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Deborah Linford was diagnosed with acute myeloid leukaemia (AML) in 2003, two weeks after getting married. Here, she tells us about her journey and how her sister saved her life.
It all started on October 25th 2003. It was my wedding day and I remember nervously waiting to walk down the aisle to the love of my life, Shane. My bridesmaid kindly pointed out to me that I had a nice big bruise on my arm saying ‘Debbie, look at that bruise! What have you done?’ No one wants a bruise on their arm on their wedding day, but I was so excited that day, I didn’t let it bother me.
After the wedding, Shane and I flew to Madrid for our honeymoon. As we were leaving, Shane noticed some bruises on my legs. I didn't remember knocking myself, I just assumed I’d done it accidently, so brushed them off.
On the honeymoon, I felt more tired than usual and was worn out from seeing the sights. I put it down to stress, the excitement of the wedding and months of organisation; I certainly didn’t connect the fatigue with the bruises.
Once I was back from our honeymoon, I went back to work, still feeling exhausted. One day, my secretary dropped a piece of paper onto my finger. It only brushed against me but broke the skin and I started to bleed. I couldn’t believe it! Anaemia crossed my mind as my mum had been anaemic and suffered similar symptoms. Not thinking it was anything serious, I still didn’t pay my GP a visit. However, I became really worried when a rash appeared on my legs so I booked an appointment to see my doctor. He took a blood sample – routine, I thought – so wasn’t concerned. Alarm bells started ringing when I had a call from the surgery, asking me to come back in. Shane came into the room with me and the doctor sat me down before explaining that I had acute myeloid leukemia (AML) and I needed to be admitted to hospital.
I couldn’t speak. I had just got married. How could this be happening? We got home and both Shane and myself were in tears. We rang some family members to tell them the news. We were both in shock.
The next day, we drove to Hull Royal Infirmary. I felt sick with nerves and couldn’t get my head around the fact that just 24 hours after visiting my GP, I was having my bone marrow extracted and examined. The results showed that I had a high white blood cell count, which needed to be reduced before chemotherapy started. I was nervous about starting chemotherapy because I actually felt fine and knew the treatment would make me fell ill. My first course of chemo left me feeling okay, but a few days later, my hair started to fall out. I was thankful that I hadn’t experienced any nausea, which I was dreading. Doctors told me that my best chances of surviving was to undergo a bone marrow transplant.
My sister, Rachel, was desperate to help after finding out that we had a 25% chance of a sibling being a match for me. Although in the back of my mind, it was niggling away at me that my body could still reject the transplant, I could still die.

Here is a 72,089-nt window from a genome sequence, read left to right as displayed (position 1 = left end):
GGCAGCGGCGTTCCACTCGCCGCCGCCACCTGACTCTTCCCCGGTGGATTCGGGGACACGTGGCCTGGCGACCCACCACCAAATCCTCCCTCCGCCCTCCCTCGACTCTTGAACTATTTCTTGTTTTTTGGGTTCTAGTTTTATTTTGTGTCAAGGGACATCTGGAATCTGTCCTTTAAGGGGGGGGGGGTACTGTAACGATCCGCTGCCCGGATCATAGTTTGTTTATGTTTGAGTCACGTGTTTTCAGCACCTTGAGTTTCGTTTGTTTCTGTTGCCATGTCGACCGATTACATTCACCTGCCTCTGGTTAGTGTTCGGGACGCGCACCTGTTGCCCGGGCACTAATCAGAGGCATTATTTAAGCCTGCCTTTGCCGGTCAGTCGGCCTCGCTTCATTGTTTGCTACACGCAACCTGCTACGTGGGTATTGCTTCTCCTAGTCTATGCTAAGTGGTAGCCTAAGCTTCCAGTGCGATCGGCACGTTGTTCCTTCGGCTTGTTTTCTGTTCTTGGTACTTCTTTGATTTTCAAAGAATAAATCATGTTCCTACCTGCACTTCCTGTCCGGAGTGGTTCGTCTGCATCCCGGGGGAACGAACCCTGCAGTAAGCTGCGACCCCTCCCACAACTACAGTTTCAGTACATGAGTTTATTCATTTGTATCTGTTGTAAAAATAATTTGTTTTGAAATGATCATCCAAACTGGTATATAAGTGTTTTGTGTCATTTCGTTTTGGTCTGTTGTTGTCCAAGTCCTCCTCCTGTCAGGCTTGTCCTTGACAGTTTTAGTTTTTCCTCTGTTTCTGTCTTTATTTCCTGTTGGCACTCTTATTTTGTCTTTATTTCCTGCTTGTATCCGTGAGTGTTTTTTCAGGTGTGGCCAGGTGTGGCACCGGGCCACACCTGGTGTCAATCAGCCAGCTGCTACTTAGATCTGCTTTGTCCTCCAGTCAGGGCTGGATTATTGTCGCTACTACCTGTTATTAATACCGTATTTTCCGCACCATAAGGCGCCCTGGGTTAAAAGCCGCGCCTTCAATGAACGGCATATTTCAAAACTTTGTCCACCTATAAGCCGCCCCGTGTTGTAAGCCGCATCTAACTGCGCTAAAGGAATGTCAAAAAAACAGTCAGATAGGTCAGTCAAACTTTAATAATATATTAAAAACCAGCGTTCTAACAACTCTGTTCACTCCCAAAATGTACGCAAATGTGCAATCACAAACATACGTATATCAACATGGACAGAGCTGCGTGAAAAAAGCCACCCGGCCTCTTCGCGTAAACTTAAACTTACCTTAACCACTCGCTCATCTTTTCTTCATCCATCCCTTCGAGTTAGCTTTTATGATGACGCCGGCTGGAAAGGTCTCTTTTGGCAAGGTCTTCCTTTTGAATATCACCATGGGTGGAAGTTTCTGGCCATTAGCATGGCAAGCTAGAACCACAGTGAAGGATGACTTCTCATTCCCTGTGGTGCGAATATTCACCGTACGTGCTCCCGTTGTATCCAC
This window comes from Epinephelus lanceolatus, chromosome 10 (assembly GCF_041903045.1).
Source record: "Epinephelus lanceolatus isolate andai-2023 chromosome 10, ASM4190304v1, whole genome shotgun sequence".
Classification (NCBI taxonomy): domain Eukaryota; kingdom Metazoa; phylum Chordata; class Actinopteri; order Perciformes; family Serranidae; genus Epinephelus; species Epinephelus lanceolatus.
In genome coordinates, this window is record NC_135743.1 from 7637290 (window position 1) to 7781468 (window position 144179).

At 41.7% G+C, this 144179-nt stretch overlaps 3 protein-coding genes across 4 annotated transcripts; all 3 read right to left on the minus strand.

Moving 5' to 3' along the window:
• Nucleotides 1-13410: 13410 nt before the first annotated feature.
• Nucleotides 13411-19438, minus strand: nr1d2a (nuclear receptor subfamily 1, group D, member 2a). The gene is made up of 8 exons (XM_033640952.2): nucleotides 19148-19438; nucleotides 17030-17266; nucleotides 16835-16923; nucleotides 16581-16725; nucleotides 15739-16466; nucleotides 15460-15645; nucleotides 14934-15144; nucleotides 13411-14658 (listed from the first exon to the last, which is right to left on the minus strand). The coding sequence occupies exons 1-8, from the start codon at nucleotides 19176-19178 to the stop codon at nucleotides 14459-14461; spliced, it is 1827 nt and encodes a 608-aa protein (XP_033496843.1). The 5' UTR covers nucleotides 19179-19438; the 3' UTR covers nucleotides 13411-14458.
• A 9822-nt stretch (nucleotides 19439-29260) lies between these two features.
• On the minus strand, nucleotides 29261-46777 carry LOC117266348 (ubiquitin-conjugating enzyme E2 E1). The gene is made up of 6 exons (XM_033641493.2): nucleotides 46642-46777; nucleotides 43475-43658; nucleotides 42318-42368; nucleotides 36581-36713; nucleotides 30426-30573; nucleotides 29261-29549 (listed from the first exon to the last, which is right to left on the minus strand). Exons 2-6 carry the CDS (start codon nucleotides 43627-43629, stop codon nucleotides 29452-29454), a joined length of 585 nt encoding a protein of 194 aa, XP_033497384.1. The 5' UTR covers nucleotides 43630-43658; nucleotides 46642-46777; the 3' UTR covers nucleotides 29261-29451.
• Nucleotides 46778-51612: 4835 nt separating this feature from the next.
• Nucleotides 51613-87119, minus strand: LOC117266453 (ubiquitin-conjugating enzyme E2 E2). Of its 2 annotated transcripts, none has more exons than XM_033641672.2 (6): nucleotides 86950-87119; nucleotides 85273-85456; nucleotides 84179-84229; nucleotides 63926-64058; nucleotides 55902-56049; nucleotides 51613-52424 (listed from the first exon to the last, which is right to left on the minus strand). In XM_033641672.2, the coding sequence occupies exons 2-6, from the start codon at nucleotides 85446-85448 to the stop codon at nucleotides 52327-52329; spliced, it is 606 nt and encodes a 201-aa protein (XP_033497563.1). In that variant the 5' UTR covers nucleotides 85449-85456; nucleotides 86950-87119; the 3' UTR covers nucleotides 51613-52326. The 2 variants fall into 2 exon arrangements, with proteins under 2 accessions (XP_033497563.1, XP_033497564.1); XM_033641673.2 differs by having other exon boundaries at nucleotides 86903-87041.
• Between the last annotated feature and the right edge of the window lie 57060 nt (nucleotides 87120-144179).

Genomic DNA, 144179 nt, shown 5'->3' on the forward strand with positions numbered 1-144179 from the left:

Amazingly, Rachel was a match and the transplant went ahead in March 2004. I was absolutely delighted but I knew there was still a chance that by body would reject it. However, it didn’t.
From this terrible experience, came some good. Rachel and I have a special bond that no one can break. My marriage is strong and Shane proved his vows to me by sticking by my side and not allowing me to fight this battle alone.
Following my diagnosis, Shane wanted to do anything and everything he could to help. He started his quest by becoming a registered bone marrow donor. Just like Rachel saved my life, Shane wanted to save the life of someone out there too. Incredibly, he was soon found to be a bone marrow match for someone; he was a lifesaver.
As a couple, we’ve done it all; a full circle - one as a donor and the other as a receiver. We have been truly blessed through this whole experience and can now look to the future, together!
In many ways what I went through now seems like a distance memory but believe it has created strength in our marriage and my relationship with my sister that will never be broken. It makes you appreciate event the smallest of things.
I returned to work only months after my transplant having been told at the outset of my treatment that that I would have to put 12 to 18 months aside before going back to work. Whilst this was a phased return I believe returning to something of normality helped in regaining my strength more quickly, although for a long time I did become easily fatigued.
I am a family and matrimonial solicitor and feel I am able to help people through often one of the most difficult times in their lives having experienced difficulties myself. I now work full time and have a four-year-old daughter who has just started school and keeps us very busy! I know I’m very lucky.
It’s hard to believe one innocent looking bruise meant that I could’ve died. If I hadn’t have gone to the doctors, who knows what would’ve happened. But I’m still here, loving life and very much looking to the future.